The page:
By Jennifer Peltier
While Diesel’s future has been decided in court, the dog is still in the pound.
The fate of the German Shepherd cross who won a reprieve from Death Row, raises some deeply troubling questions. How can it be right that the regional district has to foot an estimated $100,000 bill to keep Diesel in the pound for two years? Why was David Smith, his owner, cited an astonishing 13 times in four years for not controlling his dog, with very little direct action being taken. What if Diesel had bitten a child, rather than another dog? And perhaps most crucially of all, we need to question ourselves about what can we do to stop cases like this happening again?
Responsible Dog Ownership
Most people have a notion of what responsible dog ownership means, and the majority of dogs are well cared for and cherished. Their medical, exercise and nutritional needs are met without question. But the dog owners who don’t understand the emotional needs of their pets are more likely to find themselves with an aggressive dog, and it is owner education that is likely to be the key to this problem. As part of their wider responsibility to the community, the onus is on the owners to make sure they train their dogs properly. Is it time for compulsory dog management classes for new dog owners? How else can we prevent accidents from happening? Because Diesel’s case is not the worst by a long way.
Last year, two four-year-old children were viciously attacked by Pit Bull Terriers within the space of a week. Emma-Leigh Cranford of White Rock had been happily playing with the pit bull just a few days before it attacked her at a barbeque, pinning her up against a fence and tearing into her face. According to her parents, Elizabeth and Mike Cranford, the attack happened in seconds, and they didn’t know at first whether their child had survived. Two hours of painstaking surgery were needed to repair the injuries to her face, but she will certainly be scarred for life. Hayden Bush, of Kelowna, was also attacked by a friend’s dog as he reached to out stroke the animal. Also bitten on the face, Hayden’s wounds needed 32 stitches to repair. It is a miracle that neither of these children lost their lives, but it’s only a matter of time before someone does.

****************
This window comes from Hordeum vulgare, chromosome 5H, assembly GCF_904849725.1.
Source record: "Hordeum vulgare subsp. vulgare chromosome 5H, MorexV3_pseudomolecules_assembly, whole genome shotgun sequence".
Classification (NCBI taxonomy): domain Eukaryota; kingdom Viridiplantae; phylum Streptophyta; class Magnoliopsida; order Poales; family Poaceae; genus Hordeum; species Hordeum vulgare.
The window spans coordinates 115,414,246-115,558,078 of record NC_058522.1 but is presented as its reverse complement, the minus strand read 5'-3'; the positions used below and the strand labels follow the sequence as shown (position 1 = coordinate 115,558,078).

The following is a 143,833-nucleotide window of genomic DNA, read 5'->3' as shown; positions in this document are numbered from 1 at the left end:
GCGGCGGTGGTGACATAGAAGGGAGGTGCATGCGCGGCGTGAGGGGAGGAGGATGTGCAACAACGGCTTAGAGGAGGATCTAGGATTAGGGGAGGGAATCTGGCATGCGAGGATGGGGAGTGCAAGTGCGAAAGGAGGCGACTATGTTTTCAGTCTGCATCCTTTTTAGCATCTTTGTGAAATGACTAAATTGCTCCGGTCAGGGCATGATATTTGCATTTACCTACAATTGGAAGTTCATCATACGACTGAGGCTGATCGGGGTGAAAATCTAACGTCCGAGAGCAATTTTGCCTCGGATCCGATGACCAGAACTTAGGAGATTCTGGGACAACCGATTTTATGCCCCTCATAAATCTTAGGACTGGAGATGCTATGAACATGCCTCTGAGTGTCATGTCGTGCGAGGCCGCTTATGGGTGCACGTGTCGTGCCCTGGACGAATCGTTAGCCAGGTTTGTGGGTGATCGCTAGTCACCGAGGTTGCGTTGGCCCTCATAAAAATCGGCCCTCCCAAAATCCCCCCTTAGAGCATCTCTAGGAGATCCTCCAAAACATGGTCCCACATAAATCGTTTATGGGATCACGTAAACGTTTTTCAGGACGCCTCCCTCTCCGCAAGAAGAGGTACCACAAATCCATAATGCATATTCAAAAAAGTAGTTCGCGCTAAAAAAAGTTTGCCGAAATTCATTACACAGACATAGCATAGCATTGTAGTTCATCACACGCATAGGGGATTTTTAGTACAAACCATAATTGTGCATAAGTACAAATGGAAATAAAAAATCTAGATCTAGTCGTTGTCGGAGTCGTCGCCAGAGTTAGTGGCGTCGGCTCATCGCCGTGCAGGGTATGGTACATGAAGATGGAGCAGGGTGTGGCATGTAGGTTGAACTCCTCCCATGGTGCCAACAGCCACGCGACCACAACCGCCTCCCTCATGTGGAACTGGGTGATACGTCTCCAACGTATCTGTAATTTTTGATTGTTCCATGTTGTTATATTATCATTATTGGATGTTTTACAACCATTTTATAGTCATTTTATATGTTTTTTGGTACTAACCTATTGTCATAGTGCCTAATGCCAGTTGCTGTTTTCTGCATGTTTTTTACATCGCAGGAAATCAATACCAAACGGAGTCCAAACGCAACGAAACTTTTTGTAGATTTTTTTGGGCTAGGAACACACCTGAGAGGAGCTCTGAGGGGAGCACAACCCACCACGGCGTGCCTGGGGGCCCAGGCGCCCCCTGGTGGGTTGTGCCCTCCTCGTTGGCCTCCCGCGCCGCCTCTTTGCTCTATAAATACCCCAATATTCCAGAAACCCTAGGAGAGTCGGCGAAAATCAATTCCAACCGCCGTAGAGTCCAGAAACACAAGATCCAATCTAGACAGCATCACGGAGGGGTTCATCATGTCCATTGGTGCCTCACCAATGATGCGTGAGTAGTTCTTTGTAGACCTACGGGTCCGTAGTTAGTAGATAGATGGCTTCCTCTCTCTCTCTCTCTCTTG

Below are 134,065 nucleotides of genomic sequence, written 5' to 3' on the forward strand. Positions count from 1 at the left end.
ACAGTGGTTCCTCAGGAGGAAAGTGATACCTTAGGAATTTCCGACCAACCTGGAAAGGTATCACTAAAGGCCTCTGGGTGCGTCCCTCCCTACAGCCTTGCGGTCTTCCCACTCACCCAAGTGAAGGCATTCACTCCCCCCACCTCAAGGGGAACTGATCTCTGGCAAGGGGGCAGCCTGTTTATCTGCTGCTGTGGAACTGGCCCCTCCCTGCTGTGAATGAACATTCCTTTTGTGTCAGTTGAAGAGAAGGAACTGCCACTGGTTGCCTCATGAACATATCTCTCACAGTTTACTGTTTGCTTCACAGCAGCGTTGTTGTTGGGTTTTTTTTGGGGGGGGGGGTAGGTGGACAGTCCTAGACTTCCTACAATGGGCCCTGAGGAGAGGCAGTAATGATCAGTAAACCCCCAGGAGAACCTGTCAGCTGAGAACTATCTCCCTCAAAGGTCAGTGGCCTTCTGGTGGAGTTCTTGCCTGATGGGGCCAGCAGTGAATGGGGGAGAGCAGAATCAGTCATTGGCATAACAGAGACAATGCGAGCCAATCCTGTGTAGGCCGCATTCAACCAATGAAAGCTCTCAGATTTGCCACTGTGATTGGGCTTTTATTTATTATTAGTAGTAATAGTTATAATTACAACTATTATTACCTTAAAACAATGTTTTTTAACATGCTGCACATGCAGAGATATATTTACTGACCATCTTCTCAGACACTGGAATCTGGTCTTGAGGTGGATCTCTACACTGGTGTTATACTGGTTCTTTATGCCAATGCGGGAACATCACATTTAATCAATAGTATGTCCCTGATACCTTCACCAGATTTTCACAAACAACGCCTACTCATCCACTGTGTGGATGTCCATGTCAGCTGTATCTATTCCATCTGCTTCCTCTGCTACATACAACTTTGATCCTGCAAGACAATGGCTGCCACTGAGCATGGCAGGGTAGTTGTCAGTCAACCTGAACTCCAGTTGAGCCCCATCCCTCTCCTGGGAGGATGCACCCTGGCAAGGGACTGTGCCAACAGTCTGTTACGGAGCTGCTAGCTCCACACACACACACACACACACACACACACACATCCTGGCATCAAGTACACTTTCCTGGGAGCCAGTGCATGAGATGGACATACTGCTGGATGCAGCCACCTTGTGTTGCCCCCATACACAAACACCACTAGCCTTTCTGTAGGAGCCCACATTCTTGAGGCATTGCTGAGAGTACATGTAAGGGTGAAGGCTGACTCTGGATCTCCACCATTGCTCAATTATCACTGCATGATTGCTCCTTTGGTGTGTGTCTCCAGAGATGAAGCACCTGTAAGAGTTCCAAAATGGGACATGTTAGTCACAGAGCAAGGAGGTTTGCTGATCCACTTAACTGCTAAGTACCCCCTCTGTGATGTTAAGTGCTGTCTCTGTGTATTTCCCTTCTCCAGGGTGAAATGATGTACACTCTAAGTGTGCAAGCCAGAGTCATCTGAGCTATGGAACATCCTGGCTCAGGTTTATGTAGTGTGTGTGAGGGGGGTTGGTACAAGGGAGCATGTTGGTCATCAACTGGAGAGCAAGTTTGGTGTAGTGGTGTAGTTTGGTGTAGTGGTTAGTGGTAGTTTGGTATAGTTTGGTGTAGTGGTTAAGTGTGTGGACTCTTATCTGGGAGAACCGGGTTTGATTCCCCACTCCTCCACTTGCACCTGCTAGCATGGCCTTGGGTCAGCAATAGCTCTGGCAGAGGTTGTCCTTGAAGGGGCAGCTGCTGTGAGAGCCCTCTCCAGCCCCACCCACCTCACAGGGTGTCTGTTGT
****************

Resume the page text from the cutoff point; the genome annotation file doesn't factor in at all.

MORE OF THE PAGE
Although Diesel’s case is regarded by many as slightly comical – a dog on Death Row, spared at the last moment – it is anything but. The seriousness of this case is not so much the gravity of dog’s behaviour, but the unwillingness of his owner David Smith, or local authorities, to take responsibility for the fiasco. Citing an owner 13 times for having a dangerous dog, yet failing to force through any action is shocking management. Owning a dog who has had multiple complaints against it, and not attempting to have it retrained, is wilful irresponsibility.
If the owners won’t and the law enforcers don’t, who will protect children like Hayden and Emma-Leigh? Debate about the banning of certain breeds is always contentious, although Toronto saw a marked decrease in dog biting incidents following the banning of pit bull dogs seven years ago. Richmond, amongst other cities, has settled on an increase in compulsory dog licensing fees for dangerous breeds – up to $216. These include Pit Bull Terrier, American Pit Bull Terrier, Staffordshire Bull Terrier and American Staffordshire Bull Terrier. This is a step in the right direction perhaps, but it’s not a complete solution. According to the study "Breed Differences in Canine Aggression" (D.Duffy, Y. Hsu. and J.Serpell) pitbulls only scored ‘average’ for stranger directed aggression, although high for dog to dog aggression. The most aggressive breeds overall came in as dachsunds, chiuahuas, and jack russell terriers. While they can’t inflict as much harm as quickly, perhaps, it demonstrates the difficulties faced when legislating in this contentious area. The only complete answer lies with pet owners themselves. Perhaps if owners were hit in the wallet even further, it might force them to take the issue more seriously.
Protect Yourself and Your Community
Aside from your wider responsibility to the community, if your dog injures a person, another animal or destroys property, you may find that you are liable for damages. You could be charged with negligence or failure to control an animal. In some cases the claimant may not even need to prove that you knew your dog was dangerous. One sensible option is to apply for third party liability insurance, to protect against claims made against you. Compulsory third party liability insurance might focus the minds of dog owners on taking full responsibility for their dogs, and actively themselves and others in the event of an incident. Compulsory dog training classes may also help new owners to understand their dogs. Whilst these measures may seem draconian, they are the precise legal requirements for driving a car (passing a driving test, a license, and possession of valid insurance). Isn’t it time we started taking the same precautionary measures with our dogs? It’s hard to argue that the injuries sustained by Hayden Bush and Emma-Leigh Cranford are of lesser seriousness than injuries sustained in a car crash.
We hope that Diesel, who has been failed by both his owner and the authorities, has a good outcome after his lengthy ordeal. Let’s hope, for everyone’s sake, that his re-training program is successful.